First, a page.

‎Court Orders Release of Dasuki’s Ex-Aide

A Federal Capital Territory High Court in Jabi, Abuja on Monday, ordered the Economic and Financial Crimes Commission and the Nigerian Army, to immediately release Col. Nicholas Ashinze, a former aide to the immediate past National Security Adviser, Col. Sambo Dasuki (retd.).
Justice Yusuf Halilu gave the order in his judgment in a suit filed by Ashinze for the enforcement of his fundamental human rights to personal liberty.

Ashinze had been in detention since December 23, 2015, in relation to the ongoing investigation into alleged diversion of funds meant for arms procurement under the past administration.
Justice Halilu ruled on Monday that Ashinze’s detention for over three months without trial, was “‎illegal, wrongful, unlawful and constituted a blatant violation of the fundamental rights of the applicant”.
The judge also ordered the immediate release of documents and items the anti-graft agency seized from the house of the applicant.
He ruled that although, fundamental human rights enforcement proceedings were not meant to be an escape route for suspects of crimes, they were to help in containing the excesses of government agencies.
Justice Halilu, however, refused to grant a perpetual injunction restraining the EFCC and other respondents from further arresting the applicant.
The judge also refused to grant the N500m sought by Ashinze as compensation for his unlawful detention.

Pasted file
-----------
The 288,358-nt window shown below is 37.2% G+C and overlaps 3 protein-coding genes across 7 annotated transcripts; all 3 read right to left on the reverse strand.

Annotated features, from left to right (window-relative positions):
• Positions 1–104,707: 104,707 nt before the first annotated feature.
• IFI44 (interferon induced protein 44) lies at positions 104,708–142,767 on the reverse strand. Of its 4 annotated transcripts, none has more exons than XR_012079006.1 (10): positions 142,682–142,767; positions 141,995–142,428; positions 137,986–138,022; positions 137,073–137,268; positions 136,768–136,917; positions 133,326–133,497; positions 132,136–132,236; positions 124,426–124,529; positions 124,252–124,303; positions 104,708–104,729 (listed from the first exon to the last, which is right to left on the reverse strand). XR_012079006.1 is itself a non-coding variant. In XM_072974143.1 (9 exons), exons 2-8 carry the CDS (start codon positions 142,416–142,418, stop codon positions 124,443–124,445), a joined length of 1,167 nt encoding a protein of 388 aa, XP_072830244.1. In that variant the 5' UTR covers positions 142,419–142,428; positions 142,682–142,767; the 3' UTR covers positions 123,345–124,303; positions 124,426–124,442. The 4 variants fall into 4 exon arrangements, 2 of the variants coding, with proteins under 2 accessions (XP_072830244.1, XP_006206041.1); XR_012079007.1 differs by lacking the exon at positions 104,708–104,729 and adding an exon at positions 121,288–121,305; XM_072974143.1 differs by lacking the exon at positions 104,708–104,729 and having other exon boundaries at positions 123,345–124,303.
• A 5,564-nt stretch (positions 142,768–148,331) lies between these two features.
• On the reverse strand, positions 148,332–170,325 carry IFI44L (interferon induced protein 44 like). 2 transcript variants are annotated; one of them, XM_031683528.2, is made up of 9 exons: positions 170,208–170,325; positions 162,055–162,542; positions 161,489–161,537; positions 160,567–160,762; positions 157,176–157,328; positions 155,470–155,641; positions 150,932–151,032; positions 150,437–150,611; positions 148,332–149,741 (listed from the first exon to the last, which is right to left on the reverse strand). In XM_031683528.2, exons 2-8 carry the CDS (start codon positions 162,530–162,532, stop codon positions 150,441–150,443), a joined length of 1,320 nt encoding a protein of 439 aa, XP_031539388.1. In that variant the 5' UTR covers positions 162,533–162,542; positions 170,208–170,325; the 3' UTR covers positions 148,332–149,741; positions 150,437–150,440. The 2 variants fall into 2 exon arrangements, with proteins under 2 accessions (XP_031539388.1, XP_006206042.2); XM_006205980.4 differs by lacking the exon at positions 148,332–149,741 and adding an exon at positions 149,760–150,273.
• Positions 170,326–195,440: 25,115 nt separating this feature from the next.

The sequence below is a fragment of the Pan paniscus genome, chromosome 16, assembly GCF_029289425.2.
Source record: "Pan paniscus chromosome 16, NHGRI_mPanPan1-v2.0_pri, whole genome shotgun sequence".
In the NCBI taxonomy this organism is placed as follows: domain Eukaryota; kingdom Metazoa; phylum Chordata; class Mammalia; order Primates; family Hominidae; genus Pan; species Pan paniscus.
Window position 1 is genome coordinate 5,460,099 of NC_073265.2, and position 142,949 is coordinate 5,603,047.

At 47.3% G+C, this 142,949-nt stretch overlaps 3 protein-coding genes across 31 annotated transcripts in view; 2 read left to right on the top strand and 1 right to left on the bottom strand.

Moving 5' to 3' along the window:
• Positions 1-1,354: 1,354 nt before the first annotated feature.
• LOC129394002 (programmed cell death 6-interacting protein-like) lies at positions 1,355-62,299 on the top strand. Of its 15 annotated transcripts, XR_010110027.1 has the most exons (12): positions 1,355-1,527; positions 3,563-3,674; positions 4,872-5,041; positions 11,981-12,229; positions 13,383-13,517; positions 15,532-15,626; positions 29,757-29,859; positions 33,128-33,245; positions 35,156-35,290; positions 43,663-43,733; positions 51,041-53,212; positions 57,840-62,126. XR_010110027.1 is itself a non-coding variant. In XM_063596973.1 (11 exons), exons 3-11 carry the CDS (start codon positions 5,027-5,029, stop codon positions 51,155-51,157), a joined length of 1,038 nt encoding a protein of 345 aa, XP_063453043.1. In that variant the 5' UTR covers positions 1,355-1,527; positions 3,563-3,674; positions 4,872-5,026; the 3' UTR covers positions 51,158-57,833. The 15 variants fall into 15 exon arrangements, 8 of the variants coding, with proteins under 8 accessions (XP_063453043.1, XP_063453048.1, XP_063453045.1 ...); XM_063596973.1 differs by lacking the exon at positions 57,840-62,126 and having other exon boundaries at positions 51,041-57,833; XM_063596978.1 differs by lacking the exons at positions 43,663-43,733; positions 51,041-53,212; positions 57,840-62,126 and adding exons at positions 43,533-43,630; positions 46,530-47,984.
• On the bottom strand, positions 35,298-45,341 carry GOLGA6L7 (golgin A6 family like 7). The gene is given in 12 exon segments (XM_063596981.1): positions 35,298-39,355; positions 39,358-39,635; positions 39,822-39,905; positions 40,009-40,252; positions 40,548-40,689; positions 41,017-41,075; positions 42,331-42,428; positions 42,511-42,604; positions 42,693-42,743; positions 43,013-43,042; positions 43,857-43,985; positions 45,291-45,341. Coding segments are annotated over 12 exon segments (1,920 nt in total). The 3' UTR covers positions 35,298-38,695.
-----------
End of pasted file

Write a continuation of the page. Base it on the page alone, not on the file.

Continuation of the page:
He ruled, “The EFCC is a creation of the ‎law. The court will not allow it to act as if it is above the law. It is remarkable to note that the motto of the EFCC is that nobody is above the law, yet they are acting as if they are above the law.
“The EFCC Act is not superior to the Constitution of the Federal Republic of Nigeria. The respondents in this matter have not behaved as if we are in a civilised society. They have behaved as if we are in a military dictatorship ‎where they arrest and release persons at will.
“The respondents, I must be bold to say- the EFCC and the Army- have behaved like illiterate.”
The judge held that by virtue of  section 36 of the 1999 constitution, as amended, an accused person was deemed innocent until proven guilty in a competent court of law.
Justice Halilu also asked, “Why has the 1st respondent kept the applicant without bringing him to court? Why was the applicant, being a serving military officer, who could be easily reached, not granted administrative bail? Or is it that the applicant has been found guilty and already serving his jail term?”

He added, “Nobody should be subjected to the whims and caprices of the EFCC. The essence of the rule of law and constitutional provisions is to ensure a just balance between the ruler and the ruled, between the powerful and the weak.
“Though the EFCC has the responsibility to investigate financial crime, it must however conduct its operations in accordance with the rule of law.
“The court is empowered to guard against i‎mproper use of power by any member of the society or agency, EFCC inclusive.
“The detention of the applicant, for all intent and purposes, is not just unfair but unfortunate.”


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